How to Write a True Crime Movie: Working with a True Crime Story
The phrase “Based on a true story” is one guaranteed to make any moviegoer perk up in their seat, before the title credits have even started rolling. There is something about their promise of truth (or some portion of it) that functions as a snare for the audience of a true crime movie.
Evidently, this notion has continued to persist, as we have seen the popularity of the true crime genre skyrocket; infiltrating every facet of mainstream media that we engage with today.
As the podcast, television and film industries become increasingly saturated with true crime related content, there is no better time to start writing your true crime movie.
Above all, this article will walk you through the 12 steps of writing a true crime story:
- 1. Choosing Your Crime. What Makes a Good True Crime Story?
- 2. Finding Your Source Material
- 3. Establishing Your Angle
- 4. Detective Point of View
- 5. Criminal Point of View
- 6. Omniscient Point of View
- 7. Genre and Theme
- 8. Setting
- 9. Character Development
- 10. Plot Development
- 11. Dialogue
- 12. Director, Writer, Actor
What is a True Crime Movie?
In the most basic sense, a true crime movie tells the story of a real life historical crime. It takes its cues from the actualities of what happened, telling the story through the real people involved.
There might well be fictionalized elements included. But overall, the facts of what actually happened make up the narrative. Above beyond just depicting the facts of a historical crime, the true crime genre also comes with implications.
Often true crime movies can have effects on the real life people involved (particular if depicting very recent history). This brings a certain level of notoriety to the genre. True crime movies can be essential in shaping the culture around us. They can be crucial to audiences understanding of a particular crime or a particular person.
All the more reason to approach writing within this genre with care and responsibility.
So, without further ado, let’s get into the 12 steps that will give you a motive to write a true crime story:
1. Choose Your Crime
Firstly, the best way to kick start the development process is by locating the specific true crime story you want to tell – and there’s no shortage of material.
“Crime has always been a regrettably consistent element of the human experience“Mark Frost, The List of Seven
Pick up any newspaper or magazine and you’ll be sure to find at least one true crime story adorning the front cover.
This phenomenon is not solely attributed to the pervasiveness of crime within our society, but to the morbid fascination we humans have with true crime, that sells thousands of copies.
It is this public fascination that makes any true crime movie a crowd-puller.
However, it is important to note that not all crime peaks audience fascination. Generally, petty theft and tax evasion won’t enthral your viewers in the way that serial murder or bank heists will.
So what makes a good true crime story?
It is wise to pick a true crime story that is enveloping, shocking or scandalous. Perhaps one amassing a plethora of public intrigue, speculation or controversy. One that will explore the unanswered questions that have been asked by the public for years.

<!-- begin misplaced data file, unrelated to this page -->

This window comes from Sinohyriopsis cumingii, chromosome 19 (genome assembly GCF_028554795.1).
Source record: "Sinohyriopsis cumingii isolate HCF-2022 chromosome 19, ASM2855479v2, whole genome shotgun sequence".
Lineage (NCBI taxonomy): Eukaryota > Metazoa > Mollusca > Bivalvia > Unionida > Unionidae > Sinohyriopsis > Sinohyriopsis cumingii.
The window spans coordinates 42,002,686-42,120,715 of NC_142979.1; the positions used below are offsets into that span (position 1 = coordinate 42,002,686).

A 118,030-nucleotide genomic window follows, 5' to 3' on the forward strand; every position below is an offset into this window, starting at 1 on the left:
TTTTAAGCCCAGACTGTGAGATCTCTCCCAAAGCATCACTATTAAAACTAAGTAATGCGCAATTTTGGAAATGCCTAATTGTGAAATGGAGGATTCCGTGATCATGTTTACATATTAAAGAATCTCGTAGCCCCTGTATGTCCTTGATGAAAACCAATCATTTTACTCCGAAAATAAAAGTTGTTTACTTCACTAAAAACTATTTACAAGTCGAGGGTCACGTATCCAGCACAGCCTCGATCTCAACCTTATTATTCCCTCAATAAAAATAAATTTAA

In contrast, you could choose a lesser known crime with an untold story. Accordingly, something that will peak the fascination of even the most seasoned true crime aficionado. On the other hand, you could select a true crime story that speaks to YOU personally.
Lastly, you should consider whether the true crime story holds up on its own, without the aid of cinematic bedazzling. Does the unabridged tale make you want to research the story further?
If so, you’ve found your story.
2. Find Your Source Material
Once you’ve determined your crime, its time to conduct the research process.
Additionally, it is a good time to ask yourself how true to life you want your true crime story to be. Semi-fictional or a entirely historically accurate?
If your answer leans towards accuracy, the following sources are imperative:
Firstly, the best reference to hunt for is a biography. Ideally, those written by practised crime writers and investigators. These often provide a significantly overarching viewpoint and make for some of the most successful true crime movie adaptions:
- GOODFELLAS – based on Wiseguy by Nicholas Pileggi
- CASINO – based on Casino: Love and Honor in Las Vegas by Nicholas Pileggi
Secondly, you could find an autobiography. Straight from the mouths of those involved, they provide an insiders perspective. Whilst bias and truth stretching may taint the overall validity, they offer an insight into how officers and offenders perceive themselves and their actions:
- THE WOLF OF WALL STREET – based on The Wolf of Wall Street by Jordan Belfort
- DONNIE BRASCO – based on Donnie Brasco: My Undercover Life in the Mafia by Joseph D. Pistone
Thirdly, you could expound on articles written about the case:
- THE BLING RING – based on The Suspects Wore Louboutins by Nancy Jo Sales.
- THE ACT – based on a BuzzFeed article by Michelle Dean
Finally, you might source police documents for the facts and archived news coverage to better understand the contemporary public perception:
- WHEN THEY SEE US – derived from police documents, court transcripts and interviews.
- HEAVENLY CREATURES – derived from news coverage and interviews.
3. Establish Your Angle
With the true crime story and its details laid before you, your next move is to select your angle.
This part can really make or break your true crime movie. It will be what sets your narrative aside from countless others.